The Logic of Variation
A cross-linguistic account of wh-question formation
Generative linguists and categorial grammarians aim to develop a system of Universal Grammar to explain structural variation across languages while at the same time accounting for uniformity in interpretation. The generative tradition has provided a broad empirical perspective on cross-linguistic diversity. The type-logical tradition provides logical tools to understand this diversity in deductive terms. This dissertation aims to establish a two-way communication between these two perspectives.
This book presents the logic of variation as a system of universal grammar. Its central claim is that the combination of structural variation and uniform semantic interpretation in wh-question formation can be accounted for in terms of three assumptions: (1) Higher-order type assignment: higher-order type assignment to wh-elements accounts for the uniformity in the semantic interpretation of wh-questions; (2) A fixed structural module: variation in the structural realization is bounded by a restricted set of structural rules which is claimed to be fixed by Universal Grammar; consequently, (3) Strong lexicalism: cross-linguistic variation in wh-question formation must be entirely reducible to differences in lexical type-assignment, that is, there are no languagespecific structural rules. Empirical support for this view is provided for by presenting a broad cross-linguistic analysis of languages that structurally differ in wh-question formation.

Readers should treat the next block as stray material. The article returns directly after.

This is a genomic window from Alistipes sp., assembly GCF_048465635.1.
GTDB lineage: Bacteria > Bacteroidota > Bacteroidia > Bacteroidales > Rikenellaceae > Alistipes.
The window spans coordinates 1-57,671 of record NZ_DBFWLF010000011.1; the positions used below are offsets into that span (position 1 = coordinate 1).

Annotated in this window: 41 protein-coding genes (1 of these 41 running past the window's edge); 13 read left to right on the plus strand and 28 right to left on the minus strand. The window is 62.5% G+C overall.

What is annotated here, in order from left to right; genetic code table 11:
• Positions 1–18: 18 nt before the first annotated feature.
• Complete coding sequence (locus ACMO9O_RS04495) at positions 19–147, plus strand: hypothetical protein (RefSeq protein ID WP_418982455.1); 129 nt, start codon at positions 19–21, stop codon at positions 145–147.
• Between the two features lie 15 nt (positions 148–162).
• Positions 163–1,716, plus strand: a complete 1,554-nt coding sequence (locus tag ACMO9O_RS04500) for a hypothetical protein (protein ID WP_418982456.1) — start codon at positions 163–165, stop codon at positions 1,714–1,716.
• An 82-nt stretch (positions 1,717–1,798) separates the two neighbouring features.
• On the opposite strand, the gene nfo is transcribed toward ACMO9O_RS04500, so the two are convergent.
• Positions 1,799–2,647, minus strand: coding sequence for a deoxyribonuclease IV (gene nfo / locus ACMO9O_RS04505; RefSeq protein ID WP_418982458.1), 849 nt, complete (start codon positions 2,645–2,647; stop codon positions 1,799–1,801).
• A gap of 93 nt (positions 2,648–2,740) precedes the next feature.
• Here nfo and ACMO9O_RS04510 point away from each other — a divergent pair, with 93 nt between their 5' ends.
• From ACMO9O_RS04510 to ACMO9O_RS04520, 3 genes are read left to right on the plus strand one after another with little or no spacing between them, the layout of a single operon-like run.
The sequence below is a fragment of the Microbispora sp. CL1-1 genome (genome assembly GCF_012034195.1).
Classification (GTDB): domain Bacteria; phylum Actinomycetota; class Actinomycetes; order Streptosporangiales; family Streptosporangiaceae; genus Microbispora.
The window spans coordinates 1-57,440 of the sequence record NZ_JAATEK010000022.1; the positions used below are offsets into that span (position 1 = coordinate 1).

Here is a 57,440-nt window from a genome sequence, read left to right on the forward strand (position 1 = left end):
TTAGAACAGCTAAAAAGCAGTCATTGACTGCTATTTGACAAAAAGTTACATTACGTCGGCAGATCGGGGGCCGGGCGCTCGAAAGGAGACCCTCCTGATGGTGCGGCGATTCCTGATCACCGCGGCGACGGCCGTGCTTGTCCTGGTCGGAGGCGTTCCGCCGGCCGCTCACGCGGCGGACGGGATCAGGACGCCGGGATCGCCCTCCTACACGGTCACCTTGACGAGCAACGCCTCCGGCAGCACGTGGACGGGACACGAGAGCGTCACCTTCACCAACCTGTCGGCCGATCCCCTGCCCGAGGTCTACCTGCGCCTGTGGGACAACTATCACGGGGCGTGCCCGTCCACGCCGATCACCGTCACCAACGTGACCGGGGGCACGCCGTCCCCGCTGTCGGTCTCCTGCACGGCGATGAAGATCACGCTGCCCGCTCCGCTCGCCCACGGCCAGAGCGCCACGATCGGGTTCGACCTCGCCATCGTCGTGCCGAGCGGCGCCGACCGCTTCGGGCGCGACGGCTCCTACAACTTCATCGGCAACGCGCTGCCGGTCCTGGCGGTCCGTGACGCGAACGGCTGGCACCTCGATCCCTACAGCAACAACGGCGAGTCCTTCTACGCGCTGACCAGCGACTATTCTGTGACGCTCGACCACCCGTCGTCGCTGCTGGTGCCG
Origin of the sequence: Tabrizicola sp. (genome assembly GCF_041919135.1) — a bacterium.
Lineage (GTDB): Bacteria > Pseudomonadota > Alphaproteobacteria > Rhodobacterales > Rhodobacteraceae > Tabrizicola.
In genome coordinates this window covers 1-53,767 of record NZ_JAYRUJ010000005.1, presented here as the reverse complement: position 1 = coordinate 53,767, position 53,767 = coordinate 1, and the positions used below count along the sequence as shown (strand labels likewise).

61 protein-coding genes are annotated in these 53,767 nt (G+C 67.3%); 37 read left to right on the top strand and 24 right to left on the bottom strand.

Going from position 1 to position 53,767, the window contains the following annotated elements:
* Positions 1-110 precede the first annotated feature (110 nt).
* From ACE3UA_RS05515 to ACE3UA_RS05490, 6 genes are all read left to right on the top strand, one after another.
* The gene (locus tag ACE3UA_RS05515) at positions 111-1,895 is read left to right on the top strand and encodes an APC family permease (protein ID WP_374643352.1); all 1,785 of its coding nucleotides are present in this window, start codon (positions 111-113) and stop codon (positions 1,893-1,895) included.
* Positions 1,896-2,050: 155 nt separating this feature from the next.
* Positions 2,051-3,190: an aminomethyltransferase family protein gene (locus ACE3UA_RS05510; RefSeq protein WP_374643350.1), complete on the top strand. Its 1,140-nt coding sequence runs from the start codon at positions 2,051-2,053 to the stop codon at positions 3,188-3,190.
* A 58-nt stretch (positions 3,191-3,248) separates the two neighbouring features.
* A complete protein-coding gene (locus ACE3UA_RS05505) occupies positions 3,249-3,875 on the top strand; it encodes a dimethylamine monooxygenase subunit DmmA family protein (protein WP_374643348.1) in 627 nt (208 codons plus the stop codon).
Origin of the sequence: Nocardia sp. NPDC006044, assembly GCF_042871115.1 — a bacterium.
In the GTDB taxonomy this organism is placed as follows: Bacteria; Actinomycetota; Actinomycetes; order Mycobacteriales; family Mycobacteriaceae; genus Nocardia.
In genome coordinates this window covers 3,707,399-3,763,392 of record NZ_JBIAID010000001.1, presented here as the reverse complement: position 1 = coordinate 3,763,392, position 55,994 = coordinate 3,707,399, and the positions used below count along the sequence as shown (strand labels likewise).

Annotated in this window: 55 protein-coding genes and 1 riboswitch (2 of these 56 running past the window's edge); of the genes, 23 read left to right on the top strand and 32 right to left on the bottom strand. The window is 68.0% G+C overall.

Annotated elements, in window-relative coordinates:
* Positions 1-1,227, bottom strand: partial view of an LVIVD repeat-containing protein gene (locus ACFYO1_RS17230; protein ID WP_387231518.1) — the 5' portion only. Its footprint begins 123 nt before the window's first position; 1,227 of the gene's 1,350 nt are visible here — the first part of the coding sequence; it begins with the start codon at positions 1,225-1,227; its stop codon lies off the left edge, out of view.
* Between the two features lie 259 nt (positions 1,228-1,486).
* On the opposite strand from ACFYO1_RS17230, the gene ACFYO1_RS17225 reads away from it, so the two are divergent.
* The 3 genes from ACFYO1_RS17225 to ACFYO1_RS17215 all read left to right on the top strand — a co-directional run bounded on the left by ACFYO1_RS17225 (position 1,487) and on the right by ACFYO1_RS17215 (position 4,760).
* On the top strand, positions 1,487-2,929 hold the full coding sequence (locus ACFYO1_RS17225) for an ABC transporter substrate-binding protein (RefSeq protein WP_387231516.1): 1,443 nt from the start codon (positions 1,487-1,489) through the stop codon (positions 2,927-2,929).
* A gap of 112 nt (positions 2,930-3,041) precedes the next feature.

This study will be relevant to linguists in the generative tradition and mathematical linguists who are concerned with the formal system of natural language variation and the syntax-semantics interface. The various grammar fragments discussed in the thesis have been implemented with Grail, Richard Moot's parser for categorial type logics. The CD-rom accompanying this thesis allows the reader to further explore the fragments which are discussed and/or to formulate alternative analyses.